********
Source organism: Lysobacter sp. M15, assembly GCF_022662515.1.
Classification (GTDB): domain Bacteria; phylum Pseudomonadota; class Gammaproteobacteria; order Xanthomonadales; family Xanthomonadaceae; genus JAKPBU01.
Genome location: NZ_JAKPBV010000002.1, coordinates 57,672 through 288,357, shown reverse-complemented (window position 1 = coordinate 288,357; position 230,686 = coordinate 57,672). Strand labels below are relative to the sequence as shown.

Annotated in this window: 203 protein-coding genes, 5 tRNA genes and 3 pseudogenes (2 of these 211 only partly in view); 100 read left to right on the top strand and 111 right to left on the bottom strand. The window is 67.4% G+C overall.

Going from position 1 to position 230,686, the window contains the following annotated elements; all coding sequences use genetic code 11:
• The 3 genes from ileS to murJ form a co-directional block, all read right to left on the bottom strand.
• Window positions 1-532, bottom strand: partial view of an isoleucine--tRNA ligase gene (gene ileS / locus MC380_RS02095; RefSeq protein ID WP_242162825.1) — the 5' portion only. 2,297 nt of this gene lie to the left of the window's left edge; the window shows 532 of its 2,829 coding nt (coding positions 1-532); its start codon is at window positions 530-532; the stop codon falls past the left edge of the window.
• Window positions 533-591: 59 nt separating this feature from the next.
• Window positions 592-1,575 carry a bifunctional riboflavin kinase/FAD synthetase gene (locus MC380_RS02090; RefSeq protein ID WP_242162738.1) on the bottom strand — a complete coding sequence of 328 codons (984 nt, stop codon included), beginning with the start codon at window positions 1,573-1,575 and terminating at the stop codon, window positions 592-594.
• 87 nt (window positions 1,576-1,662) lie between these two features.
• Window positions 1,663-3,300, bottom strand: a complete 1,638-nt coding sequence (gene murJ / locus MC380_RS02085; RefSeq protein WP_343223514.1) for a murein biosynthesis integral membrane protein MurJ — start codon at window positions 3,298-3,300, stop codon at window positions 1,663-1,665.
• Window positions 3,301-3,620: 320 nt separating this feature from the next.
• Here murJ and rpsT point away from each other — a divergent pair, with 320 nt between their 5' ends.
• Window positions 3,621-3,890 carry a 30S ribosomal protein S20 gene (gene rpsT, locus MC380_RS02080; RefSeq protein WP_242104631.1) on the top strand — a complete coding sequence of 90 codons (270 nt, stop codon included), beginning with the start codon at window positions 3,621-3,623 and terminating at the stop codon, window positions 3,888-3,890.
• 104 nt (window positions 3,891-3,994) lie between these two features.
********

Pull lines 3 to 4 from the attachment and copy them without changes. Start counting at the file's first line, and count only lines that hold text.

Genome location: NZ_JAKPBV010000002.1, coordinates 57,672 through 288,357, shown reverse-complemented (window position 1 = coordinate 288,357; position 230,686 = coordinate 57,672). Strand labels below are relative to the sequence as shown.

Annotated in this window: 203 protein-coding genes, 5 tRNA genes and 3 pseudogenes (2 of these 211 only partly in view); 100 read left to right on the top strand and 111 right to left on the bottom strand. The window is 67.4% G+C overall.